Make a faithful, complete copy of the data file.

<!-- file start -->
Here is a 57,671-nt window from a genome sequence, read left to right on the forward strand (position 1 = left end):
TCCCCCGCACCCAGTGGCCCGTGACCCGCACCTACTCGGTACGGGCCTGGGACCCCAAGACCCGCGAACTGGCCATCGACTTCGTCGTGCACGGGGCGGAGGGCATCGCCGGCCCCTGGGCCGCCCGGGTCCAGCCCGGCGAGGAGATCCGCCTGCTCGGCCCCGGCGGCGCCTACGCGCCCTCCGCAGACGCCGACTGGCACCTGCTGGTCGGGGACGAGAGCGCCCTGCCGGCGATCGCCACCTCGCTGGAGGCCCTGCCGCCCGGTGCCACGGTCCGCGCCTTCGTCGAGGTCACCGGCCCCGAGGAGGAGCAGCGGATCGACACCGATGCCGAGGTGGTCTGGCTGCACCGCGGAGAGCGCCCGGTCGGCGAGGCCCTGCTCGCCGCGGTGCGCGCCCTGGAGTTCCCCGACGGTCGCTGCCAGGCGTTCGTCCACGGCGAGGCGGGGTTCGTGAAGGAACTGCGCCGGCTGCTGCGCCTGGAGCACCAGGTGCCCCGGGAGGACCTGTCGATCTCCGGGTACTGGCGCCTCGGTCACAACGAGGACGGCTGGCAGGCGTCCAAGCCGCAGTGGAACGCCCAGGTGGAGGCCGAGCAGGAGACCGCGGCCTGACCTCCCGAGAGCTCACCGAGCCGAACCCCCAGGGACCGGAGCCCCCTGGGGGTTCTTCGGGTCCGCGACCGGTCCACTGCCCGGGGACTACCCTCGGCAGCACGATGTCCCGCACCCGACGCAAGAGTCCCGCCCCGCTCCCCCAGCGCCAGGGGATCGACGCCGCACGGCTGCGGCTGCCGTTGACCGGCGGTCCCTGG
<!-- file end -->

Here is a 57,671-nt window from a genome sequence, read left to right on the forward strand (position 1 = left end):
TCCCCCGCACCCAGTGGCCCGTGACCCGCACCTACTCGGTACGGGCCTGGGACCCCAAGACCCGCGAACTGGCCATCGACTTCGTCGTGCACGGGGCGGAGGGCATCGCCGGCCCCTGGGCCGCCCGGGTCCAGCCCGGCGAGGAGATCCGCCTGCTCGGCCCCGGCGGCGCCTACGCGCCCTCCGCAGACGCCGACTGGCACCTGCTGGTCGGGGACGAGAGCGCCCTGCCGGCGATCGCCACCTCGCTGGAGGCCCTGCCGCCCGGTGCCACGGTCCGCGCCTTCGTCGAGGTCACCGGCCCCGAGGAGGAGCAGCGGATCGACACCGATGCCGAGGTGGTCTGGCTGCACCGCGGAGAGCGCCCGGTCGGCGAGGCCCTGCTCGCCGCGGTGCGCGCCCTGGAGTTCCCCGACGGTCGCTGCCAGGCGTTCGTCCACGGCGAGGCGGGGTTCGTGAAGGAACTGCGCCGGCTGCTGCGCCTGGAGCACCAGGTGCCCCGGGAGGACCTGTCGATCTCCGGGTACTGGCGCCTCGGTCACAACGAGGACGGCTGGCAGGCGTCCAAGCCGCAGTGGAACGCCCAGGTGGAGGCCGAGCAGGAGACCGCGGCCTGACCTCCCGAGAGCTCACCGAGCCGAACCCCCAGGGACCGGAGCCCCCTGGGGGTTCTTCGGGTCCGCGACCGGTCCACTGCCCGGGGACTACCCTCGGCAGCACGATGTCCCGCACCCGACGCAAGAGTCCCGCCCCGCTCCCCCAGCGCCAGGGGATCGACGCCGCACGGCTGCGGCTGCCGTTGACCGGCGGTCCCTGG